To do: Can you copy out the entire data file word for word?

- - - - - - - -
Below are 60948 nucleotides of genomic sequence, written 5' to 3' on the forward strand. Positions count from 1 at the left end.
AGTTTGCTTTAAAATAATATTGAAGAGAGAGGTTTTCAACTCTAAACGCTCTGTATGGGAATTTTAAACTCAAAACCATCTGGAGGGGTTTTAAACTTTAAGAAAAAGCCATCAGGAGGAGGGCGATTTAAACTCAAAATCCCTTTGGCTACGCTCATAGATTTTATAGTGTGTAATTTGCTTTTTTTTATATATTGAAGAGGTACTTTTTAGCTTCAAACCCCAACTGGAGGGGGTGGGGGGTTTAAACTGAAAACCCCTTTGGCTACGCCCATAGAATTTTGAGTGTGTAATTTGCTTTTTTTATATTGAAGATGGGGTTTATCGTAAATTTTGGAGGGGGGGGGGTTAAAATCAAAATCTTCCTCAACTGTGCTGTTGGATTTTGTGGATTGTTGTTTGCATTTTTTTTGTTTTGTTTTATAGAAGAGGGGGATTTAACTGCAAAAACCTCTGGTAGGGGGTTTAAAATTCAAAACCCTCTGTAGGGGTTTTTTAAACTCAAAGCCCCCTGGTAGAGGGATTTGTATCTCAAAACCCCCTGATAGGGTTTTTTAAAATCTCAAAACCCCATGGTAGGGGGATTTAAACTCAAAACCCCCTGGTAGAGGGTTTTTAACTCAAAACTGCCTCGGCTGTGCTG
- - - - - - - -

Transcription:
Below are 60948 nucleotides of genomic sequence, written 5' to 3' on the forward strand. Positions count from 1 at the left end.
AGTTTGCTTTAAAATAATATTGAAGAGAGAGGTTTTCAACTCTAAACGCTCTGTATGGGAATTTTAAACTCAAAACCATCTGGAGGGGTTTTAAACTTTAAGAAAAAGCCATCAGGAGGAGGGCGATTTAAACTCAAAATCCCTTTGGCTACGCTCATAGATTTTATAGTGTGTAATTTGCTTTTTTTTATATATTGAAGAGGTACTTTTTAGCTTCAAACCCCAACTGGAGGGGGTGGGGGGTTTAAACTGAAAACCCCTTTGGCTACGCCCATAGAATTTTGAGTGTGTAATTTGCTTTTTTTATATTGAAGATGGGGTTTATCGTAAATTTTGGAGGGGGGGGGGTTAAAATCAAAATCTTCCTCAACTGTGCTGTTGGATTTTGTGGATTGTTGTTTGCATTTTTTTTGTTTTGTTTTATAGAAGAGGGGGATTTAACTGCAAAAACCTCTGGTAGGGGGTTTAAAATTCAAAACCCTCTGTAGGGGTTTTTTAAACTCAAAGCCCCCTGGTAGAGGGATTTGTATCTCAAAACCCCCTGATAGGGTTTTTTAAAATCTCAAAACCCCATGGTAGGGGGATTTAAACTCAAAACCCCCTGGTAGAGGGTTTTTAACTCAAAACTGCCTCGGCTGTGCTG